Youth who meet the criteria for transfer to the Department of Corrections' Eastman Youth Development Facility must be afforded notice and opportunity for a hearing and are entitled to legal representation and opportunity to introduce evidence and cross- examine witnesses
I am writing in response to your request for an opinion concerning due process procedures available to juveniles being moved from a Department of Children and Youth Services' (DCYS) facility to the new Eastman Youth Development Facility run by the Department of Corrections (DOC). The Eastman facility is intended to provide DCYS with a "specially commissioned institution solely dedicated to the housing and rehabilitation of such at-risk unruly and delinquent children." See O.C.G.A. § 49-5-10.1(a). Your letter questions the criteria for deciding which juveniles will be moved to Eastman, as well as the notice and hearing each will receive prior to his transfer.
I am informed the Eastman facility is being dedicated solely to the secure treatment and [*2] rehabilitation of delinquent youth. It has an academic program, trained counselors, psychiatric and psychological consultation available to those youth who require it, dental and physical medicine services, alcohol and drug abuse counseling, and a program for violence remediation. DOC will maintain responsibility for the day-to-day operation of the building and program which are required to meet national standards for the treatment and incarceration of juvenile offenders. Consultation is being provided to the Eastman Youth Development Facility staff by the National Council on Crime and Delinquency (NCCD) and the facility will be monitored both by DCYS and by the NCCD.
Youths eligible for the Eastman facility already have been committed to DCYS custody following adjudication by the juvenile or superior courts of the state. The criteria for determining when a particular youth is at risk, and therefore eligible to be considered for transfer, is set out in the Rules of The Department of Children and Youth Services, Official Compilation of Rules and Regulations of the State of Georgia, Chapter 97-3: Transfer of At-Risk Youth to the Department of Corrections.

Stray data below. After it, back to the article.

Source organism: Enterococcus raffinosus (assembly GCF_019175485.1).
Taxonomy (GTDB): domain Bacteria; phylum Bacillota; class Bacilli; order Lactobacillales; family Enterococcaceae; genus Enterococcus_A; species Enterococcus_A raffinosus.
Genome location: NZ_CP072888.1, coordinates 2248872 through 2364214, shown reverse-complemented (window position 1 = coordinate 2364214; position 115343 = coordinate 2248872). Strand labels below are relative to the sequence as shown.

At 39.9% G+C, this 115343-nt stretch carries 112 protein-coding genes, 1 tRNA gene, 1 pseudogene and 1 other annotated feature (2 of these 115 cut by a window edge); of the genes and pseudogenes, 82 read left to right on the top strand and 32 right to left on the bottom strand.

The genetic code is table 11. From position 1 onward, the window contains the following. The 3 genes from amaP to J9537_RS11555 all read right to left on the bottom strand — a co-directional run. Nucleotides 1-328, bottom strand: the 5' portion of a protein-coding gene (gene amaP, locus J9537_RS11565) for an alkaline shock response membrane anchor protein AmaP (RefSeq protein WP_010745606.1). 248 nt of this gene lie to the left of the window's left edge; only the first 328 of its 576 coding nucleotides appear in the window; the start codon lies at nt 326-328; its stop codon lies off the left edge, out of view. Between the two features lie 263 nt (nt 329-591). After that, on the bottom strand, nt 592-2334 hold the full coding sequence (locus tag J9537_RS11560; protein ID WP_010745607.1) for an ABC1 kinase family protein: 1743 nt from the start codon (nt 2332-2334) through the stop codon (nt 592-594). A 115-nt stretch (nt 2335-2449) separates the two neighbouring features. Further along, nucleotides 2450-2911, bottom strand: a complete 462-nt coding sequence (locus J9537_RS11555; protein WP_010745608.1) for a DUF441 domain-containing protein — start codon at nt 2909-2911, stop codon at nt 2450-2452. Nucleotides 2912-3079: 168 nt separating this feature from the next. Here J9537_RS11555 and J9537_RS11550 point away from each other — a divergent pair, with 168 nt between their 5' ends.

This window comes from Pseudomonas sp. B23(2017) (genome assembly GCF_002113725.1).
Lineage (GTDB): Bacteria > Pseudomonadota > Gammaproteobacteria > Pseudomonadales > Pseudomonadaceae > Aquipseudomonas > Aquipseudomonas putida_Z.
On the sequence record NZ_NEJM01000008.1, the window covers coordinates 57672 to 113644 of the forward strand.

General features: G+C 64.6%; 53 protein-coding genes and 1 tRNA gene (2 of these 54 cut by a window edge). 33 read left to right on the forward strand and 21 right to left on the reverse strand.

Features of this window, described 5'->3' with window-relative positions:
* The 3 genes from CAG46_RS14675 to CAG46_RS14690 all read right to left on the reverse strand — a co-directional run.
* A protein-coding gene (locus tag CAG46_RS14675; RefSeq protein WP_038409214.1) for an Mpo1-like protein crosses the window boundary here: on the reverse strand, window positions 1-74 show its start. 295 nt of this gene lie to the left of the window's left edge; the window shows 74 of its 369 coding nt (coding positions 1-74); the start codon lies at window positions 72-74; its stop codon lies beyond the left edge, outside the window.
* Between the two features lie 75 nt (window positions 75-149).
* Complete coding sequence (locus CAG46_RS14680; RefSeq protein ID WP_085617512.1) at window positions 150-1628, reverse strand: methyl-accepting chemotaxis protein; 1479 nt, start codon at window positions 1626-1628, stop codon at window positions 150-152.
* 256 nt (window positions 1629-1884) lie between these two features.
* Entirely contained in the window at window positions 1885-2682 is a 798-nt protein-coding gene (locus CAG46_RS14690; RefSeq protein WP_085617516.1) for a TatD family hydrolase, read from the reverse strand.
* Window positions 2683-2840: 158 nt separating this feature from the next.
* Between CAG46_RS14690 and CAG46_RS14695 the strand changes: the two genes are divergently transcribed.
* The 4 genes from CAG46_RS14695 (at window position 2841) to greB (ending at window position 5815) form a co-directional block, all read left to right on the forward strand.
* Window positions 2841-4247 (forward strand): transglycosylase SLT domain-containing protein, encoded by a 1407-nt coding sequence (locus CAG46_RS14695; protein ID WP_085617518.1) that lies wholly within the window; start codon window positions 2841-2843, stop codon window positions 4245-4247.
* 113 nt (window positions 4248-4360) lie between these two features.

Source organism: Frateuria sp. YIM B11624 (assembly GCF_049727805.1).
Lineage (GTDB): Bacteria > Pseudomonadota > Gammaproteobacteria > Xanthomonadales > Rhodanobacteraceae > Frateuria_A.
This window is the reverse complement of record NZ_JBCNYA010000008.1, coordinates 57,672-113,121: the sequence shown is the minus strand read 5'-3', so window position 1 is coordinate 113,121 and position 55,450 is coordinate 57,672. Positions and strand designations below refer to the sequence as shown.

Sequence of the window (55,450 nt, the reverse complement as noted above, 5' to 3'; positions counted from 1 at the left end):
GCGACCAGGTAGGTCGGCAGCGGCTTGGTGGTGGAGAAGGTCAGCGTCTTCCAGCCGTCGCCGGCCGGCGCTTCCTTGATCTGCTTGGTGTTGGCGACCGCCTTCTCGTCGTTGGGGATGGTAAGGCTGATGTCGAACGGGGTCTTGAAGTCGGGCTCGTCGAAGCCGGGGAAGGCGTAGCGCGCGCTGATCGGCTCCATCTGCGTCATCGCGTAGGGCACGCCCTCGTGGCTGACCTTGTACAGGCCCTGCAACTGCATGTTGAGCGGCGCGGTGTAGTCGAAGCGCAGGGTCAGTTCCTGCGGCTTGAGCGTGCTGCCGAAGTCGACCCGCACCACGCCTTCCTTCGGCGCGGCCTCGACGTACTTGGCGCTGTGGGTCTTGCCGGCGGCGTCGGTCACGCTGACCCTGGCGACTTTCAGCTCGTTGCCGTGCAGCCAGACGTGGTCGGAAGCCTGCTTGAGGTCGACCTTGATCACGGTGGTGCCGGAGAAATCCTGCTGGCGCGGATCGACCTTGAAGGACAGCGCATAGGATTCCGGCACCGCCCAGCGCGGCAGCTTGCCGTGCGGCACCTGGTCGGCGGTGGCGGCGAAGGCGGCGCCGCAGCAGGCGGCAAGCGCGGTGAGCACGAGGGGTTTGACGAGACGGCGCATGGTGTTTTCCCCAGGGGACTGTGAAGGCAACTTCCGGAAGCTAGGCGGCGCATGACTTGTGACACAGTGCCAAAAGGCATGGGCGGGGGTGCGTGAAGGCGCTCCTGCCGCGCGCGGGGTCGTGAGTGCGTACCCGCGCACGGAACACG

You correctly [*3] note a similarity between the definition of "at risk youth" eligible for transfer to Eastman and the definition of "incorrigible children", deleted by amendment to O.C.G.A. § 15-11-2. While the criteria for at-risk youth is somewhat similar to the definition of incorrigibility, it is important to note that the new rule is broader and more explicit. This provides additional protection to youth by assuring that only those juveniles who have shown a proven inability to succeed in a DCYS placement will be considered as candidates for a transfer to Eastman.
For example, the old definition of incorrigible child included a young offender with a "history of escape or escape attempts." See O.C.G.A. § 15-11-2(8.1)(C)(deleted July 1, 1992). The new rule, by contrast, provides that an at-risk youth is one who "attempt(s) to escape or escapes from DCYS facilities with aggravating circumstances. Such circumstances shall include the injury of staff or other residents, the taking hostage of staff, residents or others, and the use of force during the escape or escape attempt." The clarification and additional information found in the definition of at-risk youth will help insure that only [*4] juveniles in need of the structure and programs provided at Eastman will be transferred to the facility.
Extensive due process procedures are allowed a youth who meets the at-risk criteria. Some of the procedures were added after comment was received on a draft of the Rules made public in April and May of this year. DCYS heard from several child advocacy agencies at that time and, as a result, acted to expand the due process protections available to juveniles subject to transfer to Eastman.
In summary, the panel which makes a determination regarding a transfer is made up not only of DCYS staff but also includes two persons outside the Department. A youth being considered for transfer is given twenty days notice of a hearing at which he is entitled to have legal representation, to cross-examine any witness and to introduce evidence in his own defense. The decision of the panel may be appealed to the Commissioner of DCYS, whose ruling may in turn be appealed to superior court. In sum, ample due process opportunities are afforded to a youth before a final decision is made on a transfer.
I believe this procedure is consistent with A.B.W. v. State of Georgia, 231 [*5] Ga. 699 (1973). The Court in A.B.W. held that a juvenile may be committed to the custody of the Department of Corrections, but that DOC must not place that juvenile in one of its institutions used primarily for the incarceration of persons convicted of crimes. The Court found that the commitment of a juvenile to any authorized facility "is not commitment for conviction of a crime," but instead is commitment for "rehabilitation and treatment in a facility that provides superior security and protection." Id. at 702. Justice Ingram, in his dissent, objected to the majority in large part because DOC did not then have facilities available which could be used for juveniles only. Id. at 703. The Eastman facility is designed soley for youths for rehabilitation, and treatment along with heightened security to serve "at risk" youth.
It is therefore my unofficial opinion that there are adequate due-process safeguards to decide whether the Eastman facility is the appropriate placement for a youth.
Issued this 1st day of September, 1993.
CYNTHIA HONSSINGER FRANK,